Rats receiving daily oral administrations of lindane were kindled using daily amygdaloid stimulation. In naive rats, lindane exposure increased the probability of evoking an afterdischarge and increased the probability that a convulsive response would be associated with the afterdischarge. During kindling, lindane increased the rate of acquisition of the fully kindled state. Lindane exposed rats required fewer stimulations, fewer afterdischarges and fewer seconds of afterdischarge to kindle. The final kindled state, however, was not modified by lindane exposure. The effects of lindane on kindling were directly proportional to exposure. A log-linear regression of the data estimated the minimal effective exposure level to be about 0.5 mg/kg/day lindane. Brain concentrations at this exposure were about 0.5 μg/g, while blood levels were near 0.1 μg/ml. The kindled seizure model appears to be a useful tool for estimating exposures at which certain neurotoxic responses emerge.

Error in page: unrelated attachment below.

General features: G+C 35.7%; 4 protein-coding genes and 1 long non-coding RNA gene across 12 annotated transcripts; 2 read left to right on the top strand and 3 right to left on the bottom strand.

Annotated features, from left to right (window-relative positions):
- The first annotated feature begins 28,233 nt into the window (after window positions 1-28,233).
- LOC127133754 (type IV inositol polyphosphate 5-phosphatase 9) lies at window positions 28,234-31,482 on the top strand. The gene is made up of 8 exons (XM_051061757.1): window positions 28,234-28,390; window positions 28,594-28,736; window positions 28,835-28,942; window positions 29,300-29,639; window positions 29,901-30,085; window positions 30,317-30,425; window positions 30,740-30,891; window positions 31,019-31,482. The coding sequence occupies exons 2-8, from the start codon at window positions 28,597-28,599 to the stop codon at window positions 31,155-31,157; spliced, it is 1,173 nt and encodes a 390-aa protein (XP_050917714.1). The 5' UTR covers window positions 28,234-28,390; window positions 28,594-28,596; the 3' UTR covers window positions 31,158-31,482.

|Original language||English (US)|
|Number of pages||8|
|Journal||Neurobehavioral Toxicology and Teratology|
|State||Published - 1982|
ASJC Scopus subject areas
- Neuropsychology and Physiological Psychology